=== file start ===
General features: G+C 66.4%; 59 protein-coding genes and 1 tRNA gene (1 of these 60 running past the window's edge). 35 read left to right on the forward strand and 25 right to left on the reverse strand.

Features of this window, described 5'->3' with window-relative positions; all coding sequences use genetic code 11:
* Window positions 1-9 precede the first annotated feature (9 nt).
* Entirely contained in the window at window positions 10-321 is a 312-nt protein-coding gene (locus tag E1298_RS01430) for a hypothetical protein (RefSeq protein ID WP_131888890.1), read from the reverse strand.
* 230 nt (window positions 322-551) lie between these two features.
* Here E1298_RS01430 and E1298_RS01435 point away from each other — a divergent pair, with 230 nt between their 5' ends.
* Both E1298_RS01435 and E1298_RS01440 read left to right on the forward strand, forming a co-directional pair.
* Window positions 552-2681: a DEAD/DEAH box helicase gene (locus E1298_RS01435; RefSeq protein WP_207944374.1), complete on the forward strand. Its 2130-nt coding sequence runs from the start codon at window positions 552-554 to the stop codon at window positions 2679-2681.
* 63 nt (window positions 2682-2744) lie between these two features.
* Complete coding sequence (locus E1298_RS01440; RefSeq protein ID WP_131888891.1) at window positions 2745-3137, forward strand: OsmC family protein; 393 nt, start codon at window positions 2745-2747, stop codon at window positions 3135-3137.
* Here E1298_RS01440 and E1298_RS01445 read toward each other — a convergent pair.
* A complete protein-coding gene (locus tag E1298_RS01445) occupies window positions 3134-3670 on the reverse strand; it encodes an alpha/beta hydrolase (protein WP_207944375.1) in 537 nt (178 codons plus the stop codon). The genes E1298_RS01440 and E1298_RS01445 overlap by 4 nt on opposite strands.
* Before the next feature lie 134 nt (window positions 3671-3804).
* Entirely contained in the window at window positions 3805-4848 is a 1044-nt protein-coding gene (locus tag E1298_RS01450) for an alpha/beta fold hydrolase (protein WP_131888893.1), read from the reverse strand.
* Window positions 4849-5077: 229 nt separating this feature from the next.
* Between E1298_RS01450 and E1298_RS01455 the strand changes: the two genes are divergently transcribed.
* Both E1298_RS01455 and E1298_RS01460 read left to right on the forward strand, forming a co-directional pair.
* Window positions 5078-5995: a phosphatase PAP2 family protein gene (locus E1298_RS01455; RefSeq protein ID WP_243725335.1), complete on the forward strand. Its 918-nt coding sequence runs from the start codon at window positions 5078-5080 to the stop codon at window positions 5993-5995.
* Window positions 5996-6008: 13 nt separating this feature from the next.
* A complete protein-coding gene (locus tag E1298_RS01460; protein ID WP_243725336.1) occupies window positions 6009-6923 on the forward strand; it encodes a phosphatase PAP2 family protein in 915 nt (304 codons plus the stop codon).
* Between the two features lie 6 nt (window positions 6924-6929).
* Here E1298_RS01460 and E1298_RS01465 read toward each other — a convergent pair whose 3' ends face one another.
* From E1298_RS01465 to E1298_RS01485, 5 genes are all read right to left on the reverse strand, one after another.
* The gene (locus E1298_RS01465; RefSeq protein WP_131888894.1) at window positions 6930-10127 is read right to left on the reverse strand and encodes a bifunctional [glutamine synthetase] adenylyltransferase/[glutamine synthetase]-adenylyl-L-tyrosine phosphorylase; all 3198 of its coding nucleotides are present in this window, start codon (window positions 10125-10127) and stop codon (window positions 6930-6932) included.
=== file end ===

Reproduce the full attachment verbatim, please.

General features: G+C 66.4%; 59 protein-coding genes and 1 tRNA gene (1 of these 60 running past the window's edge). 35 read left to right on the forward strand and 25 right to left on the reverse strand.

Features of this window, described 5'->3' with window-relative positions; all coding sequences use genetic code 11:
* Window positions 1-9 precede the first annotated feature (9 nt).
* Entirely contained in the window at window positions 10-321 is a 312-nt protein-coding gene (locus tag E1298_RS01430) for a hypothetical protein (RefSeq protein ID WP_131888890.1), read from the reverse strand.
* 230 nt (window positions 322-551) lie between these two features.
* Here E1298_RS01430 and E1298_RS01435 point away from each other — a divergent pair, with 230 nt between their 5' ends.
* Both E1298_RS01435 and E1298_RS01440 read left to right on the forward strand, forming a co-directional pair.
* Window positions 552-2681: a DEAD/DEAH box helicase gene (locus E1298_RS01435; RefSeq protein WP_207944374.1), complete on the forward strand. Its 2130-nt coding sequence runs from the start codon at window positions 552-554 to the stop codon at window positions 2679-2681.
* 63 nt (window positions 2682-2744) lie between these two features.
* Complete coding sequence (locus E1298_RS01440; RefSeq protein ID WP_131888891.1) at window positions 2745-3137, forward strand: OsmC family protein; 393 nt, start codon at window positions 2745-2747, stop codon at window positions 3135-3137.
* Here E1298_RS01440 and E1298_RS01445 read toward each other — a convergent pair.
* A complete protein-coding gene (locus tag E1298_RS01445) occupies window positions 3134-3670 on the reverse strand; it encodes an alpha/beta hydrolase (protein WP_207944375.1) in 537 nt (178 codons plus the stop codon). The genes E1298_RS01440 and E1298_RS01445 overlap by 4 nt on opposite strands.
* Before the next feature lie 134 nt (window positions 3671-3804).
* Entirely contained in the window at window positions 3805-4848 is a 1044-nt protein-coding gene (locus tag E1298_RS01450) for an alpha/beta fold hydrolase (protein WP_131888893.1), read from the reverse strand.
* Window positions 4849-5077: 229 nt separating this feature from the next.
* Between E1298_RS01450 and E1298_RS01455 the strand changes: the two genes are divergently transcribed.
* Both E1298_RS01455 and E1298_RS01460 read left to right on the forward strand, forming a co-directional pair.
* Window positions 5078-5995: a phosphatase PAP2 family protein gene (locus E1298_RS01455; RefSeq protein ID WP_243725335.1), complete on the forward strand. Its 918-nt coding sequence runs from the start codon at window positions 5078-5080 to the stop codon at window positions 5993-5995.
* Window positions 5996-6008: 13 nt separating this feature from the next.
* A complete protein-coding gene (locus tag E1298_RS01460; protein ID WP_243725336.1) occupies window positions 6009-6923 on the forward strand; it encodes a phosphatase PAP2 family protein in 915 nt (304 codons plus the stop codon).
* Between the two features lie 6 nt (window positions 6924-6929).
* Here E1298_RS01460 and E1298_RS01465 read toward each other — a convergent pair whose 3' ends face one another.
* From E1298_RS01465 to E1298_RS01485, 5 genes are all read right to left on the reverse strand, one after another.
* The gene (locus E1298_RS01465; RefSeq protein WP_131888894.1) at window positions 6930-10127 is read right to left on the reverse strand and encodes a bifunctional [glutamine synthetase] adenylyltransferase/[glutamine synthetase]-adenylyl-L-tyrosine phosphorylase; all 3198 of its coding nucleotides are present in this window, start codon (window positions 10125-10127) and stop codon (window positions 6930-6932) included.